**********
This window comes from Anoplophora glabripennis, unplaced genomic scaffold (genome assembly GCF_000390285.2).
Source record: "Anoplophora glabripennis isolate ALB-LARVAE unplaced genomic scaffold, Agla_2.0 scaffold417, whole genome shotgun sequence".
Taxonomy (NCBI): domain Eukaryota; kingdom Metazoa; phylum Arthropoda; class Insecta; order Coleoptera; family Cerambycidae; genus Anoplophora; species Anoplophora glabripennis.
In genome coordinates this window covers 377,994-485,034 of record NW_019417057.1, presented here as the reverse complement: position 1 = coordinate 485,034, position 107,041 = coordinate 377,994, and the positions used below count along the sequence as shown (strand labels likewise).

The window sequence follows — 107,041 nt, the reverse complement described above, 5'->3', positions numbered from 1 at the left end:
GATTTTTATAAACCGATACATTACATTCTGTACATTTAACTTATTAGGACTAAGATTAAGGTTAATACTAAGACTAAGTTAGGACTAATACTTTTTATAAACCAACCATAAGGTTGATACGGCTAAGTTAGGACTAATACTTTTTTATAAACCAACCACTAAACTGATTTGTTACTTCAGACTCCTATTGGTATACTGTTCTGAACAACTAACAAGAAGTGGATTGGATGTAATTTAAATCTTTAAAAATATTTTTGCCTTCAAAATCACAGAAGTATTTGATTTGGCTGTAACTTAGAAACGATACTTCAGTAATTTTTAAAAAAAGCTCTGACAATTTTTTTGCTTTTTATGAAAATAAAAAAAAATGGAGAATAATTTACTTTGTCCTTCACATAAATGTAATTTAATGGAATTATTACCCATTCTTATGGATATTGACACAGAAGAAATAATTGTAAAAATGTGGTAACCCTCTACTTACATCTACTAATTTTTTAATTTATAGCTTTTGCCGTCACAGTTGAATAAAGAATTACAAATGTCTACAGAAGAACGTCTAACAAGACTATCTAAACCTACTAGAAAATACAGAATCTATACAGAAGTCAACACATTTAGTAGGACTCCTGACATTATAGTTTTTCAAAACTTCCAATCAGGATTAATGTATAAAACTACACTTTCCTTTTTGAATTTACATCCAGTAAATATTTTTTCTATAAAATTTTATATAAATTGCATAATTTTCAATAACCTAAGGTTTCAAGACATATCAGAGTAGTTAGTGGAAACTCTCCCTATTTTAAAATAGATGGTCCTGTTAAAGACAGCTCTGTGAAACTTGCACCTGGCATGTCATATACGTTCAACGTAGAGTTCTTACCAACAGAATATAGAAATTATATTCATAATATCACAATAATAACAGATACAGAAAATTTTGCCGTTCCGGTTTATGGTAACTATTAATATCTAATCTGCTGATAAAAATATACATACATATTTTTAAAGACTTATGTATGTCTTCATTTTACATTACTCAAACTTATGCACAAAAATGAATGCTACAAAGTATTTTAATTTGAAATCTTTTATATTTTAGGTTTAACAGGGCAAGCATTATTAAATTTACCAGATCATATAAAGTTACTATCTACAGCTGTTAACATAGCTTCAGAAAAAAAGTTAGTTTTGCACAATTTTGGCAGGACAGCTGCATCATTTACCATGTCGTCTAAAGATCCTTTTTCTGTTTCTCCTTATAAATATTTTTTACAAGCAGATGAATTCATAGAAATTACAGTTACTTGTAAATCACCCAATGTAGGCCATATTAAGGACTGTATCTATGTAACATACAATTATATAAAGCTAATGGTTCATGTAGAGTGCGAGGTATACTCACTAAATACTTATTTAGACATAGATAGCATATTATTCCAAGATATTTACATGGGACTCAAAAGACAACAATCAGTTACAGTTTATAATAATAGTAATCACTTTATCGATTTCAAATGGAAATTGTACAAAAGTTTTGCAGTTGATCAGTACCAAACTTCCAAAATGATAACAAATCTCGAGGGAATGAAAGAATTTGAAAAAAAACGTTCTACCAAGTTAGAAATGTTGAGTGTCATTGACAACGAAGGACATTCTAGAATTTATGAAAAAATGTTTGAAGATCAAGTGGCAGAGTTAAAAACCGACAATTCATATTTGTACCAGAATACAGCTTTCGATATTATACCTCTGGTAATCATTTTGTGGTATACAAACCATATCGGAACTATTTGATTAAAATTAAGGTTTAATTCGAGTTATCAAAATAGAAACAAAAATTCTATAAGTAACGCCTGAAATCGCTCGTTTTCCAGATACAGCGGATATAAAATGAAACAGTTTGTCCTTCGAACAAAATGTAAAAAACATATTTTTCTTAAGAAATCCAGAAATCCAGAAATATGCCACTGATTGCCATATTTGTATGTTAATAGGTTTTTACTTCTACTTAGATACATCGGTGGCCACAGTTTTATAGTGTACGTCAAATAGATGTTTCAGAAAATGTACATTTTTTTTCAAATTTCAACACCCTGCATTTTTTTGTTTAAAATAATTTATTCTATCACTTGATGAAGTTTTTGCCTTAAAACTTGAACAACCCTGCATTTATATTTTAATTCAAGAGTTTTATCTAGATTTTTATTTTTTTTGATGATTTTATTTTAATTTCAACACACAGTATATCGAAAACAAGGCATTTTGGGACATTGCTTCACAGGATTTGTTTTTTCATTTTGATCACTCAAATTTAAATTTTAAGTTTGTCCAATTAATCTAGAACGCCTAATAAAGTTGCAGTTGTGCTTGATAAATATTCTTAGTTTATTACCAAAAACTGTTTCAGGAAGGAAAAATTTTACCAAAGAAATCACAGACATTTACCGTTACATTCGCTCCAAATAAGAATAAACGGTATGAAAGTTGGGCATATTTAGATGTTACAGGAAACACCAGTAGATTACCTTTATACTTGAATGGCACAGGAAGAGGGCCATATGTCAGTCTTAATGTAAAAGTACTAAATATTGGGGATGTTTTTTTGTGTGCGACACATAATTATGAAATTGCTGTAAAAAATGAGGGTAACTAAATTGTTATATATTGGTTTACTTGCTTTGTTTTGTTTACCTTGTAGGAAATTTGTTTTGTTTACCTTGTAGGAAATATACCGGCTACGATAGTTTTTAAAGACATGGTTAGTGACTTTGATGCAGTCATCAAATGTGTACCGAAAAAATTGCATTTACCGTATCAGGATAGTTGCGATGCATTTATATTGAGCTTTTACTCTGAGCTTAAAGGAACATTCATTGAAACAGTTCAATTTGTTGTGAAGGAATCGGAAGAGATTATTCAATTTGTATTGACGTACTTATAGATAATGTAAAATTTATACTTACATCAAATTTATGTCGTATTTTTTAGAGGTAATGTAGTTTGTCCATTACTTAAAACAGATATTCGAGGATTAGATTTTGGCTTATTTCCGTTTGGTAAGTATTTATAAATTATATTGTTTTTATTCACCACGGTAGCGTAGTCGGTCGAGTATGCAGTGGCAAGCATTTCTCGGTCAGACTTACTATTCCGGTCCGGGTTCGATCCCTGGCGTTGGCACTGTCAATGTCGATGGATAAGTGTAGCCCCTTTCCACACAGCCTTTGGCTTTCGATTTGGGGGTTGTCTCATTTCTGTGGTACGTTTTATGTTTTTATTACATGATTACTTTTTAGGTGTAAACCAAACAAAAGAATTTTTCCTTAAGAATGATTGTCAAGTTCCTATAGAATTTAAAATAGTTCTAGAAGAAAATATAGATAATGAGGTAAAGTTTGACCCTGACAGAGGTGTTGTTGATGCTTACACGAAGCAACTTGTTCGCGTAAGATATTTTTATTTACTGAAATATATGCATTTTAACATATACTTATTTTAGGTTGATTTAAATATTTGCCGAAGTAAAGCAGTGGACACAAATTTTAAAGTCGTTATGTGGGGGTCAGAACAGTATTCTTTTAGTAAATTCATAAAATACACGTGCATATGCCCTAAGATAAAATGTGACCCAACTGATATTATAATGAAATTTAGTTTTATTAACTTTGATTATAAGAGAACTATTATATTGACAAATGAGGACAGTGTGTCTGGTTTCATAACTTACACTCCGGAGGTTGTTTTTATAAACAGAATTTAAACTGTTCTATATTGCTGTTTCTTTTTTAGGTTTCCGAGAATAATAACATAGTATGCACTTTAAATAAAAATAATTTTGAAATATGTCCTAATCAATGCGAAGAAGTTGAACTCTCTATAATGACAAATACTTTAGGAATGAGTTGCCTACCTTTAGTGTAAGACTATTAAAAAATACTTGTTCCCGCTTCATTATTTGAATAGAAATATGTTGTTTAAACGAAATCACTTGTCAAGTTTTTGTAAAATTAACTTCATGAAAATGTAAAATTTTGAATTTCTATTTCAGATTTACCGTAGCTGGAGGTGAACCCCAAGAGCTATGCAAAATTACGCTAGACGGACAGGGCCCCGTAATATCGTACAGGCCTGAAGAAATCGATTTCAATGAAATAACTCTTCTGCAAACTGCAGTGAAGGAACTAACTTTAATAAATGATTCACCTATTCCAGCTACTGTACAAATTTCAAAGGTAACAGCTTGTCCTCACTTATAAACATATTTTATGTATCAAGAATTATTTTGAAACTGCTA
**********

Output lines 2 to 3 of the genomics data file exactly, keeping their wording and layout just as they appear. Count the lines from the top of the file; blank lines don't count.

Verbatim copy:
Source record: "Anoplophora glabripennis isolate ALB-LARVAE unplaced genomic scaffold, Agla_2.0 scaffold417, whole genome shotgun sequence".
Taxonomy (NCBI): domain Eukaryota; kingdom Metazoa; phylum Arthropoda; class Insecta; order Coleoptera; family Cerambycidae; genus Anoplophora; species Anoplophora glabripennis.